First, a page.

Search for "Indigenous women"

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Elsie Knott

Elsie Marie Knott (née Taylor), Ojibwe chief, community leader, entrepreneur (born 20 September 1922 on Mud Lake Reserve [now Curve Lake First Nation], ON; died there on 3 December 1995). Knott was the first elected female First Nations chief in Canada, after a 1951 amendment to the Indian Act permitted Indigenous women to vote and participate in band governments. She was also chief of her First Nation for 14 years, from 1954 to 1962 and from 1970 to 1976. Knott was dedicated to preserving the Ojibwe language and was known for her community activism and support of education.

Article

Catherine Sutton (Nahneebahwequa)

Catherine Sutton (née Sonego or Sunegoo) (sometimes spelled Catharine, also known as Nahnee, Nahneebahwequa and Upright Woman), Anishinaabe (Mississauga) writer, Methodist missionary and political advocate (born 1824 in the Credit River flats, Upper Canada; died 26 September 1865 in Sarawak Township, Grey County, Canada West). Catherine Sutton was as an advocate for her people during a time when the cultural, political and economic rights of Indigenous peoples in Canada were formally eroded by assimilationist policies.

Article

Elizabeth May

Elizabeth May, OC, politician, environmental activist, lawyer, author, leader of the Green Party of Canada 2006–19 (born 9 June 1954 in Hartford, Connecticut). May served as a policy advisor (1986–88) to the government of Prime Minister Brian Mulroney, and in 1989 became the founding executive director of the Sierra Club of Canada. In 2011, she became the first Green Party member elected to the House of Commons. May resigned as party leader in November 2019.

Article

Helen (Ma) Armstrong

Helen (Ma) Armstrong (née Jury), labour activist, women’s rights activist (born 17 June 1875 in Toronto, Ontario; died 17 April 1947 in Los Angeles, California). Helen Armstrong was a labour activist who fought for the rights of working-class women throughout her life. She was the leader of the Winnipeg Women’s Labor League and a central figure in the 1919 Winnipeg General Strike. She campaigned for unions, a minimum wage and social security, and against conscription. Armstrong was arrested for her activism at least three times, including twice during the Winnipeg General Strike. Historian Esyllt Jones described Helen Armstrong as “the exception in a male-dominated labour movement.”

Editorial

Women on Canadian Banknotes

Though Queen Elizabeth II has appeared on the $20 bill since she was eight years old, identifiable Canadian women have only appeared on a Canadian banknote once. In 2004, the statue of the Famous Five from Parliament Hill and Olympic Plaza in Calgary, and the medal for the Thérèse Casgrain Volunteer Award were featured on the back of the $50 note. They were the first Canadian women to appear on our currency. However, in 2011, they were replaced by an icebreaker named for a man (see Roald Amundsen). The new bill was part of a series of notes meant to highlight technical innovation and achievement, but the change sparked controversy. Other than the image of a nameless female scientist on the $100 note issued in 2011, and two female Canadian Forces officers and a young girl on the $10 bill issued in 2001, Canadian women were absent from Canadian bills.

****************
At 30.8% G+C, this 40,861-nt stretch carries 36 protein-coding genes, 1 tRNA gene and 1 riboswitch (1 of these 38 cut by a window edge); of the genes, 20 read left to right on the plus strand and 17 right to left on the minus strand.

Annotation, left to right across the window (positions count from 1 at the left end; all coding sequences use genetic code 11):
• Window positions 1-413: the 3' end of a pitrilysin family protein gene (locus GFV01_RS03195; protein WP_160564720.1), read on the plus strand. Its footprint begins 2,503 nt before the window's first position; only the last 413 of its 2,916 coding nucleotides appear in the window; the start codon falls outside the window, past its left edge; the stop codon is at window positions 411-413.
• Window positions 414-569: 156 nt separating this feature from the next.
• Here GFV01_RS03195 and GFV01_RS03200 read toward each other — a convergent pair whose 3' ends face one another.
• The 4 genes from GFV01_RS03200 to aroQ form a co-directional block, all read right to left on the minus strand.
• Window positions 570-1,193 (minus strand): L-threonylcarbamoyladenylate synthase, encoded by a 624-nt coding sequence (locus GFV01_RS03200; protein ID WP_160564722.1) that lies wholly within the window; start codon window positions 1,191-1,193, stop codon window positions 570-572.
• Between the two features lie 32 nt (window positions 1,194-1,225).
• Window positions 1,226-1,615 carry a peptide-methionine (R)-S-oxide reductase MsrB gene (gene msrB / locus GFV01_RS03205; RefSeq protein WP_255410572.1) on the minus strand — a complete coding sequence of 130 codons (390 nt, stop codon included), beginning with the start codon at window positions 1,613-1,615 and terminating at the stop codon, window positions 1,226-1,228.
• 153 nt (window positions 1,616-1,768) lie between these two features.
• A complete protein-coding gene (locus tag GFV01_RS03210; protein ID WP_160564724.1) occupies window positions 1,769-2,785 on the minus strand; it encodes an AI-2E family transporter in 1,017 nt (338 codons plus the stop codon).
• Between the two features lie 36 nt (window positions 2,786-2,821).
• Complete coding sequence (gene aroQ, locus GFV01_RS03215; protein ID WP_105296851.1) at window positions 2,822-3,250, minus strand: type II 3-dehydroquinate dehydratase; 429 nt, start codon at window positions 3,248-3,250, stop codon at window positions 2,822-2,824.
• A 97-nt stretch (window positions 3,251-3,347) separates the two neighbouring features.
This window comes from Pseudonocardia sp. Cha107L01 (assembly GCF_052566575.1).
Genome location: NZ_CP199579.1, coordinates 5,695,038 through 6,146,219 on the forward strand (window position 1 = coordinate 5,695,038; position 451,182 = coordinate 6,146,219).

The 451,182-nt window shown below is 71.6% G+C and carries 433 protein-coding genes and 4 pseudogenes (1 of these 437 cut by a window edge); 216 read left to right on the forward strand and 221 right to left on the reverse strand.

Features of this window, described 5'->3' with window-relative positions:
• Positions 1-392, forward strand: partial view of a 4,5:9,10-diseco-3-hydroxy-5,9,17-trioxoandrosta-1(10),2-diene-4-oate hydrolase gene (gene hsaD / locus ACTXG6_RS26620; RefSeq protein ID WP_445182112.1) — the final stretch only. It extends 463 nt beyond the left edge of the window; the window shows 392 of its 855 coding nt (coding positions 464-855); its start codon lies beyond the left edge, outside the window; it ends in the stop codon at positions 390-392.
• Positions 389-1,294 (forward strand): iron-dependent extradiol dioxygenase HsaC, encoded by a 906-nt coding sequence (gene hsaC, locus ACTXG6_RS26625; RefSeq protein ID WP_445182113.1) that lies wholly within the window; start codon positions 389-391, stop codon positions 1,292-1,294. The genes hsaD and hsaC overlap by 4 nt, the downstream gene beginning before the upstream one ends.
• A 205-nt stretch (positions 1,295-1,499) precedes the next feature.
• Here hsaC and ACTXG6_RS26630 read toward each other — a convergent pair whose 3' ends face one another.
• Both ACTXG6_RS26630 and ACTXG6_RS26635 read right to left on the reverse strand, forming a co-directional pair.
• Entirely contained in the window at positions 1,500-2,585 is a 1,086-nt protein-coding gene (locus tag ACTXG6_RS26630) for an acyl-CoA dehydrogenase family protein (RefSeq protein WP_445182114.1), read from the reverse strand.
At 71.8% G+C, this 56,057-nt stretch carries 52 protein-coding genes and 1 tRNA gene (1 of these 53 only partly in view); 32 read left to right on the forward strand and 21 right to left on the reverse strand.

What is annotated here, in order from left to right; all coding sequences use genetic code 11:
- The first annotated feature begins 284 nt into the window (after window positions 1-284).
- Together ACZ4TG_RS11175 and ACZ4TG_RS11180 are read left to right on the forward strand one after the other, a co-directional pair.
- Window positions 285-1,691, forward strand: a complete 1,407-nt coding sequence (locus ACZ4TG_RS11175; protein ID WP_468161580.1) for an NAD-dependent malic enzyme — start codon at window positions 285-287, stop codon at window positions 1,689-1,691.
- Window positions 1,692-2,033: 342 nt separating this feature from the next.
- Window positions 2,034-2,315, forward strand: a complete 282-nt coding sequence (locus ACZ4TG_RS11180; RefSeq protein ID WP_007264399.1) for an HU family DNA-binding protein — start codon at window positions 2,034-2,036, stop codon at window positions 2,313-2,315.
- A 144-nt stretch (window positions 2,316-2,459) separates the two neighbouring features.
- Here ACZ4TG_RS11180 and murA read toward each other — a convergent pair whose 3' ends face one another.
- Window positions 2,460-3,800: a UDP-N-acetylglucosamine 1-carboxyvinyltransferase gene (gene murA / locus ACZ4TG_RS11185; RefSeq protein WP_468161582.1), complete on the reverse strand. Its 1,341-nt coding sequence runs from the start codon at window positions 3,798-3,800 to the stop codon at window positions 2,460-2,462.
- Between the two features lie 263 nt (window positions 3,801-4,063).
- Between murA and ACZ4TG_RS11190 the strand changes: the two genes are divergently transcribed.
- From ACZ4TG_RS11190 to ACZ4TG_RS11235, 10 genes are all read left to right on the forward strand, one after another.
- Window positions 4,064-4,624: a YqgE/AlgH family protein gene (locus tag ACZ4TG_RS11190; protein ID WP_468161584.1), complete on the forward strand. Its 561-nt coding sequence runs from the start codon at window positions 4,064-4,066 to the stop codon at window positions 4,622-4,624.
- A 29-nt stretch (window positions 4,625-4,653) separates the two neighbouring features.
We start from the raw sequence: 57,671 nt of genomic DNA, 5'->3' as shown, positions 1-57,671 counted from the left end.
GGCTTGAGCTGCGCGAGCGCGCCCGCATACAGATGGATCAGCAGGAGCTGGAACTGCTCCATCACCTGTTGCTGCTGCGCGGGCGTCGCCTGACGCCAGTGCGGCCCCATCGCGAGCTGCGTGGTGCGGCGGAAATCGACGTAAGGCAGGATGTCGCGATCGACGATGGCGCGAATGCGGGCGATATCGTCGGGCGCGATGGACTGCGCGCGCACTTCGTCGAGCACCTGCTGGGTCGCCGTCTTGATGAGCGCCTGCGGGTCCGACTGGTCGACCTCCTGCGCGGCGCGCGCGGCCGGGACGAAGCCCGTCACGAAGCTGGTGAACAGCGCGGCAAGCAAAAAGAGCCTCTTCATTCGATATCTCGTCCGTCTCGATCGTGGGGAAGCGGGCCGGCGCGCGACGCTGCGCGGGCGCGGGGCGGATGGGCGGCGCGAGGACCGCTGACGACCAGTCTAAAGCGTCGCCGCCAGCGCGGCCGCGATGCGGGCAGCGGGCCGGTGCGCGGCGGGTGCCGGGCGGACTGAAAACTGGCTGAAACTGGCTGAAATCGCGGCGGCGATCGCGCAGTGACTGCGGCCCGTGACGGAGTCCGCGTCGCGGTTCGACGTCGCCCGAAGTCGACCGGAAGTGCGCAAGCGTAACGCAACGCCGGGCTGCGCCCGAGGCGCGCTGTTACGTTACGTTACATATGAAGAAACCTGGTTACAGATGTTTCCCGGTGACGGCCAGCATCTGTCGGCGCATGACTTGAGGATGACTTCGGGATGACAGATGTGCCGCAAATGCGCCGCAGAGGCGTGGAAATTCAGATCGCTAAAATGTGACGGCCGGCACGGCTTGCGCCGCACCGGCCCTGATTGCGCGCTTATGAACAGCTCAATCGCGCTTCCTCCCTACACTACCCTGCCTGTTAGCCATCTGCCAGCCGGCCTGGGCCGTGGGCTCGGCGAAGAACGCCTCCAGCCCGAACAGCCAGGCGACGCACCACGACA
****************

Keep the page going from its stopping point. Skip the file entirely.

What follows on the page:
On 8 March 2016, International Women’s Day, the Bank of Canada launched a public consultation to choose an iconic Canadian woman who would be featured on a banknote, released in the next series of bills in 2018. More than 26,000 submissions poured in. Of those, 461 names met the qualifying criteria, and the list was pared down to a long list of 12 and finally a short list of five. The final selection will be announced on 8 December 2016.

But how did we get here?

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Famous Five

Alberta's "Famous Five" were petitioners in the groundbreaking Persons Case. Led by judge Emily Murphy, the group included Henrietta Muir Edwards, Nellie McClung, Louise Crummy McKinney and Irene Parlby.

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Emily Murphy

​Emily Murphy (née Ferguson, pen name Janey Canuck), writer, journalist, magistrate, political and legal reformer (born 14 March 1868 in Cookstown, ON; died 27 October 1933 in Edmonton, AB). Emily Murphy is best known for her role in the Persons Case, the successful campaign to have women declared “persons” in the eyes of British law. A self-described rebel, she was an outspoken feminist and controversial figure. In recent years, Murphy has attracted criticism for her views both on eugenics and immigration as well as acclaim for her success as a suffragist.

Article

Daniel Paul

Daniel Nicholas Paul, CM, Mi’kmaq elder, author, social justice advocate (born 5 December 1938 on Indian Brook Reserve, NS). Paul is the author of We Were Not the Savages, one of Canada’s first history books from an Indigenous perspective. He had long campaigned for the removal of Halifax’s statue to its controversial founder, Edward Cornwallis, until its removal by Halifax's city council in January 2018.